If you’re not in an industry that needs constant front-end development, a full-time employee can be a costly decision that might not even provide the best results. Hiring freelancers for a project-by-project basis, on the other hand, can ensure you get the best person for each specific job.

  • Price

With a freelancer, there’s no need for lengthy hiring processes, office introductions and, most importantly, insurance. This means you can pay simply for the task required, saving you money in the long run.

  • Quality

If you’re hiring in person, you are restricted by location. Hiring a remote freelancer, on the other hand, can help you find someone who is better suited for the job at hand.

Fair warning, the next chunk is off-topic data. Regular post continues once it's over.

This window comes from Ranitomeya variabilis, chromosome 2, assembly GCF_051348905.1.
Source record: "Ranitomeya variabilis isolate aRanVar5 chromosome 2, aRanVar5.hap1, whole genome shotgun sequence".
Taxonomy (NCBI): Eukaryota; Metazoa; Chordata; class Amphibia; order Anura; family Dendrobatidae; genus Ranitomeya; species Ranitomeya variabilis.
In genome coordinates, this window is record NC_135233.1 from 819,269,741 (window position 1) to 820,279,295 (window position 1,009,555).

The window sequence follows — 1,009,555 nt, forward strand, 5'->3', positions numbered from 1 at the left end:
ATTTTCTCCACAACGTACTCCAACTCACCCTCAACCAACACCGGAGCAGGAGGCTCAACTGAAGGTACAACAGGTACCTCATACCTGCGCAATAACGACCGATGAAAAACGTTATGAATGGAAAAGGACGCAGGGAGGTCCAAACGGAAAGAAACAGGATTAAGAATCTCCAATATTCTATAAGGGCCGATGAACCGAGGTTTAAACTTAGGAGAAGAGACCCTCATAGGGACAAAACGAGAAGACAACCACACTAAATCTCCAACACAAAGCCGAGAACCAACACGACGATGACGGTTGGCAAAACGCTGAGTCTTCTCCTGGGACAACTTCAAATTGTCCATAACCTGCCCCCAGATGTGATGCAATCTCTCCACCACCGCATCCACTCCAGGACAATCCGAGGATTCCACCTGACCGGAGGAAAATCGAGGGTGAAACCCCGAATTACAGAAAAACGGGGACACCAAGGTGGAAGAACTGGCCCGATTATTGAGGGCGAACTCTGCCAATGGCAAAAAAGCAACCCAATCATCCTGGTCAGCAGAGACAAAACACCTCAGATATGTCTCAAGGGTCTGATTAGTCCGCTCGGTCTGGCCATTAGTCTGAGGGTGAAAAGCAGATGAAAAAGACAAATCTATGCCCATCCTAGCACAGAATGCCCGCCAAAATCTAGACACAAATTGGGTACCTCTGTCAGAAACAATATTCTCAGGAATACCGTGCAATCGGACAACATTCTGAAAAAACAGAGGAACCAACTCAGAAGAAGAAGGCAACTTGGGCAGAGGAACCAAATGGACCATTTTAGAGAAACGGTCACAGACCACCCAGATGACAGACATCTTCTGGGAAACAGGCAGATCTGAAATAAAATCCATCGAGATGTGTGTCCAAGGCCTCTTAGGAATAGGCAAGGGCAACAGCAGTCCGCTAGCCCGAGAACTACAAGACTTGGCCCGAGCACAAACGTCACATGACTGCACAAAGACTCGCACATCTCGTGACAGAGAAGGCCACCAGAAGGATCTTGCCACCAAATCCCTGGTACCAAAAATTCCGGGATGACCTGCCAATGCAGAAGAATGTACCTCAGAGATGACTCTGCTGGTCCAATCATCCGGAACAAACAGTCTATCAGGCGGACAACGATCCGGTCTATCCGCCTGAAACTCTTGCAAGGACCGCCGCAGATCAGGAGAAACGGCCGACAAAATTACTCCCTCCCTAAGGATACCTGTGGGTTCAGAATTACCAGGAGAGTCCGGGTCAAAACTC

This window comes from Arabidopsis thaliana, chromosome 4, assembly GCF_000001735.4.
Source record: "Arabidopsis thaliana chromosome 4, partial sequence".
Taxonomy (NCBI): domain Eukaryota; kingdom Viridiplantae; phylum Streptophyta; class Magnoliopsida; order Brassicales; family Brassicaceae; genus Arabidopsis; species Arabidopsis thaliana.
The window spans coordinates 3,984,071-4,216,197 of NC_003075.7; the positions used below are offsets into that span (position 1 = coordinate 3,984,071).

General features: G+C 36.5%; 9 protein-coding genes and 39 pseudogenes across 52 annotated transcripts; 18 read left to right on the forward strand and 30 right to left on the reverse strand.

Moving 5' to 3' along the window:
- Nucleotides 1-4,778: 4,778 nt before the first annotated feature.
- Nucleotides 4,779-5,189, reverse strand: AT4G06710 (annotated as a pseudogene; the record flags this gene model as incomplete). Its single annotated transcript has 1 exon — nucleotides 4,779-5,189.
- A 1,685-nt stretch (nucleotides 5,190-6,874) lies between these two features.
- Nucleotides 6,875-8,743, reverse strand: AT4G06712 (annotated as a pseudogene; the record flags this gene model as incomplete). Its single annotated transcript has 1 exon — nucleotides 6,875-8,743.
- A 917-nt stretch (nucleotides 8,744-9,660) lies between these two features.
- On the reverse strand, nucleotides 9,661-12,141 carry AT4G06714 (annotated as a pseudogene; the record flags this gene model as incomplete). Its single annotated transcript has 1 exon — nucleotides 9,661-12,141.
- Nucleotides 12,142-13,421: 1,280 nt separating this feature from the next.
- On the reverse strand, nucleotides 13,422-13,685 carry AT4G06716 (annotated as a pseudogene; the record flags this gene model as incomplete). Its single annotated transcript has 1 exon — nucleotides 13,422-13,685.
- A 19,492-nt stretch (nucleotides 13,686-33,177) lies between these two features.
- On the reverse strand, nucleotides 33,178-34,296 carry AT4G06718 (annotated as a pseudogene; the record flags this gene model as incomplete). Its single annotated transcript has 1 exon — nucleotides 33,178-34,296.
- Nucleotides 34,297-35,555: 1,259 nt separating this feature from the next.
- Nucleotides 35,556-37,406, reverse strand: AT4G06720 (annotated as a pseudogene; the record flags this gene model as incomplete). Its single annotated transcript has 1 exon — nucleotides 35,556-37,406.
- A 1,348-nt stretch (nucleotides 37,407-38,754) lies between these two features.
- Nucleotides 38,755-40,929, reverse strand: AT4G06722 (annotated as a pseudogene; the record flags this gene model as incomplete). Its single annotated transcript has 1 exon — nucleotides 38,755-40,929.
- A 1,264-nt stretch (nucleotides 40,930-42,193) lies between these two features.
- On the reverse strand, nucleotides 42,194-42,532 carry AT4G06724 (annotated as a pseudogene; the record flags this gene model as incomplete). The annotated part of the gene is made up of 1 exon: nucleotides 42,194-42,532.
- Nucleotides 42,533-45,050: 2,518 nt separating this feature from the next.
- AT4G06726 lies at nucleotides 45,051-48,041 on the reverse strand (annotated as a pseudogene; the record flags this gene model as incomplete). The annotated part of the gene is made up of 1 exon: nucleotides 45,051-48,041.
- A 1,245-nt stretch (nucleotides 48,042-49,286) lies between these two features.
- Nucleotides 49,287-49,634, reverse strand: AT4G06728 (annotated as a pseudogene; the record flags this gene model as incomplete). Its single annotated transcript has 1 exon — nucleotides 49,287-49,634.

• Finding the right person

Looking for that perfect developer for your remote job might feel like searching for a needle in a haystack. Luckily, TalentPowered allows you to tailor your job postings to narrow down who is applying. 

  • Miscommunication

Keeping in contact with a remote worker can be difficult, which can mean longer turn around times and more expensive projects than you were expecting. With TalentPowered, however, you are provided with the tools necessary to keep in contact with your new employee, helping the project run smoothly.

Becoming a freelance front-end developer might seem intimidating, but it can be With more people migrating to freelancing each year, it can be worth taking advantage of the wealth of knowledge and experience available in the freelance pool. Your perfect front-end developer might be a simple job bid away. 


Freelancing is extremely rewarding. Enjoy a flexible schedule and an exciting realm of job possibilities as you join over one third of the United States workforce in freelancing. Check out TalentPowered for opportunities today.